It’s Sunday, which means we get another batch of themed bird photos from John Avise. John’s narrative and IDs are indented, and you can click on the photos to enlarge them.
Brood Parasitism (also known as “egg dumping”)
This is a phenomenon in which a female lays one or more of her eggs in the nest of another bird, leaving the duties of incubation and hatchling rearing to the duped foster parents. Brood parasitism can be intraspecific (when the brood parasite and the host belong to the same species) or interspecific (when the brood parasite and the host belong to different species). Brood parasitism may also be facultative (when the brood parasite dumps her eggs only occasionally) or obligatory (when the brood parasite always employs this lifestyle). Here in Southern California we have two obligate interspecific brood parasites: the Pin-tailed Whydah (Vidua macroura) and the Brown-headed Cowbird (Molothrus ater), neither of which apparently ever rear their own young.
The Whydah is native to sub-Saharan Africa where it uses Estrildid finches as its parasitized hosts. In Southern California, the introduced Whydah uses another introduced species, the Scaly-breasted Munia (Lonchura punctulata) as its primary host. This Munia is an Estrildid finch that was introduced to California from its native home in Southeast Asia.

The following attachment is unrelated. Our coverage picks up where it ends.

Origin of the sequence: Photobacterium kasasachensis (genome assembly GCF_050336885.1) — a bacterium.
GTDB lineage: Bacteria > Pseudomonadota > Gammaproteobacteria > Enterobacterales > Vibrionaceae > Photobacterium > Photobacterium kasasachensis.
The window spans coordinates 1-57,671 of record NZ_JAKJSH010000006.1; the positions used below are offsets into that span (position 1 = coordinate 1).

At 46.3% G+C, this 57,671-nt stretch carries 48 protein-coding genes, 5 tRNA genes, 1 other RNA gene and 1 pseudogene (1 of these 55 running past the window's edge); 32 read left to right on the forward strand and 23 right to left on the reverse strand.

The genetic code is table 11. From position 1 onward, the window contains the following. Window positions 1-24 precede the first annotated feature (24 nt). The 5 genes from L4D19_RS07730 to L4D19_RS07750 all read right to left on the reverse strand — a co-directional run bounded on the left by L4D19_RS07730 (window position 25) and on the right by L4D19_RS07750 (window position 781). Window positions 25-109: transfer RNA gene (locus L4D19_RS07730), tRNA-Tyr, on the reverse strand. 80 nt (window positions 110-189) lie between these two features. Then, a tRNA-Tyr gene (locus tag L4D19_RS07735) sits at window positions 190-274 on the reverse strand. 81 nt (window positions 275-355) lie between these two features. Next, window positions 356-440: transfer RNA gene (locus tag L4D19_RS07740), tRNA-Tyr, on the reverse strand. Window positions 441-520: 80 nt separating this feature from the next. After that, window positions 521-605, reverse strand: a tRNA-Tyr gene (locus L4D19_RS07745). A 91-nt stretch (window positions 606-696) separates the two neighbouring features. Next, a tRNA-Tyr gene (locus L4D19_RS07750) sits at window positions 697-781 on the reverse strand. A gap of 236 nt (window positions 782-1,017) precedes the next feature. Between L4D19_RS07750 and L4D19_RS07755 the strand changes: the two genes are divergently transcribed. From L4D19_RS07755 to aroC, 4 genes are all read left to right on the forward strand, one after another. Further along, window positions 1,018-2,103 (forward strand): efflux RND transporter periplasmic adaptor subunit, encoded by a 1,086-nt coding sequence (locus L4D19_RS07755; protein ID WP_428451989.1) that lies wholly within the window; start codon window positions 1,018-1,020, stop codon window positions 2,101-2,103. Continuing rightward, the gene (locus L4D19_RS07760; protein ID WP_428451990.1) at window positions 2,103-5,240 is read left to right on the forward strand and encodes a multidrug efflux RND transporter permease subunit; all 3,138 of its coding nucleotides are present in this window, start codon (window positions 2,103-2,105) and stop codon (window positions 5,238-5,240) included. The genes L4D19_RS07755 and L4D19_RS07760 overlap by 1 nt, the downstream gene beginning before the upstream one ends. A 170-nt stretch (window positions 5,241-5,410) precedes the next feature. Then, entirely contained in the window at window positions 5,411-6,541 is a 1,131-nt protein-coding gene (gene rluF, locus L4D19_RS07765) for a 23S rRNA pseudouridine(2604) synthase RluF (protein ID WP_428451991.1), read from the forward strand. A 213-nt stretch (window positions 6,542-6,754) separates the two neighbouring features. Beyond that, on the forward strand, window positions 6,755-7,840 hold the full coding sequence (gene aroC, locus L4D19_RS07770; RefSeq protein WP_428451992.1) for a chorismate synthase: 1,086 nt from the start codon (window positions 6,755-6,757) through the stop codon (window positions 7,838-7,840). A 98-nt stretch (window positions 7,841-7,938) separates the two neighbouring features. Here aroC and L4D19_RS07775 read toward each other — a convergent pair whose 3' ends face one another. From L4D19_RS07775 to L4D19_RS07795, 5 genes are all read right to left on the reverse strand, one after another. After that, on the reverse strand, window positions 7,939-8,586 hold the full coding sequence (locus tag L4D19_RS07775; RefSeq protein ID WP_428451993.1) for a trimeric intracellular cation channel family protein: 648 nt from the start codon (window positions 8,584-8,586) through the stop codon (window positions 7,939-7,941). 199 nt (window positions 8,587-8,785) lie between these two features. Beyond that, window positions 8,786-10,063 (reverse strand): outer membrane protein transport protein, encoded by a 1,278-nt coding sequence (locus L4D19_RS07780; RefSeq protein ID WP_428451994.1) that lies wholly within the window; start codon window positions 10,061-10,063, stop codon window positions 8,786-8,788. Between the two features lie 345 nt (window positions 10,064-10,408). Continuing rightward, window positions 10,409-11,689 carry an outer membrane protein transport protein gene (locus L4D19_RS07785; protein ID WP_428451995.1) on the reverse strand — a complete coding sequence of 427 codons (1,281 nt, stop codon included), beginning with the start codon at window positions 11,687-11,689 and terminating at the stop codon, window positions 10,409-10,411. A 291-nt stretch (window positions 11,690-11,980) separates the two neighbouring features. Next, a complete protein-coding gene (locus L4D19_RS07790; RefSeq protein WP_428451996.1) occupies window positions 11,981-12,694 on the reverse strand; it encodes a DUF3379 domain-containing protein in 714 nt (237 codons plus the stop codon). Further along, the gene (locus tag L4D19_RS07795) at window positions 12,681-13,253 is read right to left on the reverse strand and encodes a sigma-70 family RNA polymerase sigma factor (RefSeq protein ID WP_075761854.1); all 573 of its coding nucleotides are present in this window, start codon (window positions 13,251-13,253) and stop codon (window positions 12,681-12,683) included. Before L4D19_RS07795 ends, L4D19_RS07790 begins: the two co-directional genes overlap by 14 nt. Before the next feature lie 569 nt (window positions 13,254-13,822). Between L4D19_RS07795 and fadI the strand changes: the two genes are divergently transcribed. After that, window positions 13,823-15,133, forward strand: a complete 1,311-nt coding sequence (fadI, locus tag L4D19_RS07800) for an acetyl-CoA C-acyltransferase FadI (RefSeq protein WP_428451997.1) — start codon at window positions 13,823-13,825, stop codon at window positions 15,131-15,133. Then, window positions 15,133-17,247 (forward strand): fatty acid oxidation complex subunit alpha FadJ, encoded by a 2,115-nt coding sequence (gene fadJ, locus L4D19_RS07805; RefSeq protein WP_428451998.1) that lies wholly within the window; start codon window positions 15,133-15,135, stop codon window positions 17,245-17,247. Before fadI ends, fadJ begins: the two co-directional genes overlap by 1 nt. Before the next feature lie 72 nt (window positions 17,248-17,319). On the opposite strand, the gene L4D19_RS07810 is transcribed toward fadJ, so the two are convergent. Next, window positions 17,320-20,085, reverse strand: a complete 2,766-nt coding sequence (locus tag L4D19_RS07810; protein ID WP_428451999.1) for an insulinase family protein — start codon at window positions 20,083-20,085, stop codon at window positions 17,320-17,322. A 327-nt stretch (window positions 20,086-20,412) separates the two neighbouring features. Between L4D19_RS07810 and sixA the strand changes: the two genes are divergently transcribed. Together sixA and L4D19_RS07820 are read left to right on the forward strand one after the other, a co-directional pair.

The Brown-headed Cowbird is native to North America where it parasitizes a wide range of native host species, sometimes so severely that it can seriously impair normal reproduction by its host. Indeed, brood parasitism by the cowbird can be so detrimental to the nesting success of other native species (including some endangered ones) that wildlife managers here in Orange County sometimes set out special traps to try to capture and eradicate the nest-parasitic cowbirds.
This week’s post shows these two obligate brood parasites and some of their commonly employed host species. All photos were taken in Southern California.
Pin-tailed Whydah adult male:
Pin-tailed Whydah female:
Pin-tailed Whydah juvenile:
Scaly-breasted Munia adult:
Another Scaly-breasted Munia:
Scaly-breasted Munia juvenile:
Brown-headed Cowbird male:
Brown-headed Cowbird female:
Brown-headed Cowbird juvenile:
Common Yellowthroat (Geothlypis trichas) male (this species is a commonly parasitized host for the Brown-headed Cowbird):
Common Yellowthroat female:
Bell’s Vireo (Vireo bellii) (this endangered species is another commonly parasitized host for the Brown-headed Cowbird):
Another Bell’s Vireo: